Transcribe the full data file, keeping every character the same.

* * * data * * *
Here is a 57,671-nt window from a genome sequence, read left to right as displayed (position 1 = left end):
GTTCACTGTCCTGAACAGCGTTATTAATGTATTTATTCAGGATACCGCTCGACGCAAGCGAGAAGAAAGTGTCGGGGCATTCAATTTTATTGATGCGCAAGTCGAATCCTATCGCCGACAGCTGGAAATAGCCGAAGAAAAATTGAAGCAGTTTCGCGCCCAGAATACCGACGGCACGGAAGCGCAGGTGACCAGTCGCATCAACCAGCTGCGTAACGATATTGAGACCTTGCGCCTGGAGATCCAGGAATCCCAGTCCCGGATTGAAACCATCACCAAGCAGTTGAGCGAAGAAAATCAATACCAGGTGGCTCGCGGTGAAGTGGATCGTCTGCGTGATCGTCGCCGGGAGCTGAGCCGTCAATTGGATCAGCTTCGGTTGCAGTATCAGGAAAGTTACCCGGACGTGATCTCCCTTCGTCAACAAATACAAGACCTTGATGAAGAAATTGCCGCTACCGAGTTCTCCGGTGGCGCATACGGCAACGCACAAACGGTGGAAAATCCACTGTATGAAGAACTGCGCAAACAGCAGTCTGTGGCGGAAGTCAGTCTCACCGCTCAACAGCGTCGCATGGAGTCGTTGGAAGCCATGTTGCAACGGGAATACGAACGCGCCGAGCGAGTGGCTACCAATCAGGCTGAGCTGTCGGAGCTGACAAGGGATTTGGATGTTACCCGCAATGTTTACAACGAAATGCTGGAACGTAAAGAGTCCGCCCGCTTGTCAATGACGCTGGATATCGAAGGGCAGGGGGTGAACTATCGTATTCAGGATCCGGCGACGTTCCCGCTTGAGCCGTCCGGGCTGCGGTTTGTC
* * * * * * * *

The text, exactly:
Here is a 57,671-nt window from a genome sequence, read left to right as displayed (position 1 = left end):
GTTCACTGTCCTGAACAGCGTTATTAATGTATTTATTCAGGATACCGCTCGACGCAAGCGAGAAGAAAGTGTCGGGGCATTCAATTTTATTGATGCGCAAGTCGAATCCTATCGCCGACAGCTGGAAATAGCCGAAGAAAAATTGAAGCAGTTTCGCGCCCAGAATACCGACGGCACGGAAGCGCAGGTGACCAGTCGCATCAACCAGCTGCGTAACGATATTGAGACCTTGCGCCTGGAGATCCAGGAATCCCAGTCCCGGATTGAAACCATCACCAAGCAGTTGAGCGAAGAAAATCAATACCAGGTGGCTCGCGGTGAAGTGGATCGTCTGCGTGATCGTCGCCGGGAGCTGAGCCGTCAATTGGATCAGCTTCGGTTGCAGTATCAGGAAAGTTACCCGGACGTGATCTCCCTTCGTCAACAAATACAAGACCTTGATGAAGAAATTGCCGCTACCGAGTTCTCCGGTGGCGCATACGGCAACGCACAAACGGTGGAAAATCCACTGTATGAAGAACTGCGCAAACAGCAGTCTGTGGCGGAAGTCAGTCTCACCGCTCAACAGCGTCGCATGGAGTCGTTGGAAGCCATGTTGCAACGGGAATACGAACGCGCCGAGCGAGTGGCTACCAATCAGGCTGAGCTGTCGGAGCTGACAAGGGATTTGGATGTTACCCGCAATGTTTACAACGAAATGCTGGAACGTAAAGAGTCCGCCCGCTTGTCAATGACGCTGGATATCGAAGGGCAGGGGGTGAACTATCGTATTCAGGATCCGGCGACGTTCCCGCTTGAGCCGTCCGGGCTGCGGTTTGTC